When you subscribe to a fiber internet service, one of the things your ISP needs to check is if your area is serviceable, meaning they have a nearby facility where they can install fiber optic wires leading to your home to the nearest Network Access Point (NAP) box. If the NAP box is full or there are no posts to install the wires, you won’t be able to get a subscription.

That is not a problem with satellite internet since the system doesn’t rely on wires. Our Editor-in-Chief was able to get a subscription from Kacific and got his satellite internet service installed on his farm in Nueva Ecija.

In other words, satellite internet can service areas that fiber internet cannot reach.

Quick installation and deployment

Tbgi Installers • Kacific Satellite Internet: Bringing Broadband To The Boondocks

Satellite internet systems are relatively quick to deploy since it only comprises the router and satellite dish, which are also easy to transport and install. There’s no need to lay wires on posts to your house, except for the connection of the dish to the router, which is pretty basic.

Not affected by fiber cuts

Skycable Oplan Kontra Putol • Skycable Launches Campaign To Combat Intentional Cable-Cutting Incidents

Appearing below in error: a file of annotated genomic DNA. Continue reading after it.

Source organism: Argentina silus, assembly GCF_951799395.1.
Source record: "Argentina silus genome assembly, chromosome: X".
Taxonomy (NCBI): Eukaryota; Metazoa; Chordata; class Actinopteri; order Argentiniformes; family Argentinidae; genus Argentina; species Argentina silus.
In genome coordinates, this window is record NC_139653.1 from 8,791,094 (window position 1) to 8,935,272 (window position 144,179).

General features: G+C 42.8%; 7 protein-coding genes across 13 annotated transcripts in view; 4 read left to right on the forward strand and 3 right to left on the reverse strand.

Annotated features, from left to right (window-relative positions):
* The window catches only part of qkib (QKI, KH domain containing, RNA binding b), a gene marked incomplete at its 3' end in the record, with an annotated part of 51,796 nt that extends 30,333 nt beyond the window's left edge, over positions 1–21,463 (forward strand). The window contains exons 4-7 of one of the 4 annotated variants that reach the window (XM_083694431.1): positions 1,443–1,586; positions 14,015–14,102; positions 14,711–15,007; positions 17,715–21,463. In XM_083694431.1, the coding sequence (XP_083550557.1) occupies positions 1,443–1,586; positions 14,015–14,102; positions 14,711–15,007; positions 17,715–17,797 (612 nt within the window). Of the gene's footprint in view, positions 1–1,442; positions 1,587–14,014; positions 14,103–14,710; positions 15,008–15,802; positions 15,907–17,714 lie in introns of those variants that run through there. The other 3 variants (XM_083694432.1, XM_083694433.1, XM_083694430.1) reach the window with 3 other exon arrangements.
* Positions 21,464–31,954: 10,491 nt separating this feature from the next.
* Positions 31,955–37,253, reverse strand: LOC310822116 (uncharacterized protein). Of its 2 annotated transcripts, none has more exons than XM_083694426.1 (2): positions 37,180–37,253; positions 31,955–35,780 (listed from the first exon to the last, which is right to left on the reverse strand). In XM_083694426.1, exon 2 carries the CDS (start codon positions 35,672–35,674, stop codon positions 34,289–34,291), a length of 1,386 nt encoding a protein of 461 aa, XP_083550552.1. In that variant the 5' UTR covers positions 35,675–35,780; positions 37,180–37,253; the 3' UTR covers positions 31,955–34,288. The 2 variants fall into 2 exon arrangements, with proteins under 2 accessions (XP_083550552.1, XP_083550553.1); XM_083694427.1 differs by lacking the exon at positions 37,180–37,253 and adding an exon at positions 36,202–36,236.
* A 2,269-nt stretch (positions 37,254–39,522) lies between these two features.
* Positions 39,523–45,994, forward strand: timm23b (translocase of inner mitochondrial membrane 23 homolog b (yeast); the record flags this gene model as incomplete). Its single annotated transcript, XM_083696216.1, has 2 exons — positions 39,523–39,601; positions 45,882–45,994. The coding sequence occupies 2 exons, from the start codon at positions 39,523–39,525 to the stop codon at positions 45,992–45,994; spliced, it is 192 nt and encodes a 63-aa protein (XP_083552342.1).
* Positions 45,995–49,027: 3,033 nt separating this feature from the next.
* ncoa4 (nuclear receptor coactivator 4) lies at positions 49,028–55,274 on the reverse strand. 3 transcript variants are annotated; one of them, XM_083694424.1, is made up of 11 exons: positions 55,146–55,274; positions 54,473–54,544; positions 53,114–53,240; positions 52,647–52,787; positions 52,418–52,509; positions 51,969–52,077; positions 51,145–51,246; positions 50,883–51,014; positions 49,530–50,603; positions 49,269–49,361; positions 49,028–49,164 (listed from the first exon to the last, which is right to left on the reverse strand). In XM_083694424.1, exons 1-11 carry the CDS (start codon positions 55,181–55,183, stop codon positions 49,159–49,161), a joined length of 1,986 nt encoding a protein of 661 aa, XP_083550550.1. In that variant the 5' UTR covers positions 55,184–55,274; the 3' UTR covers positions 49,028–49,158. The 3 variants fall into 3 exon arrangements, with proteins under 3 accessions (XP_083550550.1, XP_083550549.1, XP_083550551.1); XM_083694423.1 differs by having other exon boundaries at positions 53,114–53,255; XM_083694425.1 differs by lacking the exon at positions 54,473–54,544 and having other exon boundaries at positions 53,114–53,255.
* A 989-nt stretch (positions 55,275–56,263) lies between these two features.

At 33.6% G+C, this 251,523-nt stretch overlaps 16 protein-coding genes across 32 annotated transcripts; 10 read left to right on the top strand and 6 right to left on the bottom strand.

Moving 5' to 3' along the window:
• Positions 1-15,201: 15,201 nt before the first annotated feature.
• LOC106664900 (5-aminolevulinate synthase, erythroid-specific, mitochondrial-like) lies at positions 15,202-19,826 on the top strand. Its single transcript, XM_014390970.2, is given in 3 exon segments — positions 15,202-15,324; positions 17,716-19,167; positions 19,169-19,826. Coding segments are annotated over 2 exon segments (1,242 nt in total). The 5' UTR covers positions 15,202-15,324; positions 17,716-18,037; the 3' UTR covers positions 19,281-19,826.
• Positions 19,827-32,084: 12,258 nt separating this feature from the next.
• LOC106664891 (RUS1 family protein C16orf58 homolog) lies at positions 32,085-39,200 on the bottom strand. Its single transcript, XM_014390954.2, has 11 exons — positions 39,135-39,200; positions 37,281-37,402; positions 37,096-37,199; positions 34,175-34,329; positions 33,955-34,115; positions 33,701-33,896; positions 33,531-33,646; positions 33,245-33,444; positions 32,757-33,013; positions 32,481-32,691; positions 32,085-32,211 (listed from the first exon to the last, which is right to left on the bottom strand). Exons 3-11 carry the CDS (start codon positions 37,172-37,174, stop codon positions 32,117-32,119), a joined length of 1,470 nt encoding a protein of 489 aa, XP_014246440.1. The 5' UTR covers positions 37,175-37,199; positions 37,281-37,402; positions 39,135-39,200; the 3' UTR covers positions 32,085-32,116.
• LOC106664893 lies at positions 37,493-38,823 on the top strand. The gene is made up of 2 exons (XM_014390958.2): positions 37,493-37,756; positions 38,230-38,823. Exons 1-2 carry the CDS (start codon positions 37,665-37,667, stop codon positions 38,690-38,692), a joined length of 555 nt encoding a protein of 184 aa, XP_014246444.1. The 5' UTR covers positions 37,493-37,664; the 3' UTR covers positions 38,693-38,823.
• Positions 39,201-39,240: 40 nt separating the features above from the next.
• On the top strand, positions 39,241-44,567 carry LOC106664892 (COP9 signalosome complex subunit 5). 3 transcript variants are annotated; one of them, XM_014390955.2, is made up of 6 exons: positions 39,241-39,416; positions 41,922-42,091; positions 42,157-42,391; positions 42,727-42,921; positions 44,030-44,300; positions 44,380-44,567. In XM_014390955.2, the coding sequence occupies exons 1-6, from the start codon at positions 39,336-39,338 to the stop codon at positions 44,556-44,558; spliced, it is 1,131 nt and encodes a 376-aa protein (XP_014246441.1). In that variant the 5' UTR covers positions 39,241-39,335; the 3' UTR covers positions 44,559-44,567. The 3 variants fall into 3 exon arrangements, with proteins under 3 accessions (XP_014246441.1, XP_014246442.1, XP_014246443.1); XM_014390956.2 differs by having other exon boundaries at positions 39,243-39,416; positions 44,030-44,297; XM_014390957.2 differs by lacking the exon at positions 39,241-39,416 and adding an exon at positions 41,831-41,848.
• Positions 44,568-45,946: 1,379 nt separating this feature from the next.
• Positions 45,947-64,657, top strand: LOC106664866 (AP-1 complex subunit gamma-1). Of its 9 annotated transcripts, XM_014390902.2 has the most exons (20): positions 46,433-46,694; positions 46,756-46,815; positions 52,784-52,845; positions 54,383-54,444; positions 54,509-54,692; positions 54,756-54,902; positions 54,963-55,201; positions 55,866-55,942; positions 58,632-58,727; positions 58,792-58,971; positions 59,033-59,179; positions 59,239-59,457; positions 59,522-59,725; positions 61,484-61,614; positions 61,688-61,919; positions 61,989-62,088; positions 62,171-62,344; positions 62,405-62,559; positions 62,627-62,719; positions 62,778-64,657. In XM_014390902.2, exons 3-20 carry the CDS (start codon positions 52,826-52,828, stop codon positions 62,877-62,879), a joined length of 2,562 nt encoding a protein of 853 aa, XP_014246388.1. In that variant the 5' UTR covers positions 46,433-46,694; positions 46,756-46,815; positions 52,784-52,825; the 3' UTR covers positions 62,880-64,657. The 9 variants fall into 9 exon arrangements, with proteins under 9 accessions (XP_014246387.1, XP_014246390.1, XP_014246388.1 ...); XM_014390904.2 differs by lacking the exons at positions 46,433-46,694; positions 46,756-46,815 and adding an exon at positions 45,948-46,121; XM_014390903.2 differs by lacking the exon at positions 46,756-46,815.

One of the problems fiber internet users are experiencing nowadays is accidental and intentional fiber cuts. This usually happens when there are ongoing road works and workers accidentally damage underground wires, or when perpetrators cut cables and sell the stolen wires for profit. Restoring a service from this kind of incident takes time, causing a lot of inconvenience to subscribers.

As mentioned earlier, satellite internet services don’t rely on fiber wires so they’re not affected by these incidents.


High latency

Although Starlink stated that it can achieve a 20ms latency, that’s not guaranteed and varies depending on the provider. Some can even reach triple-digit latencies, meaning response time is slow, which is something you don’t want when you’re playing competitive games like Mobile Legends.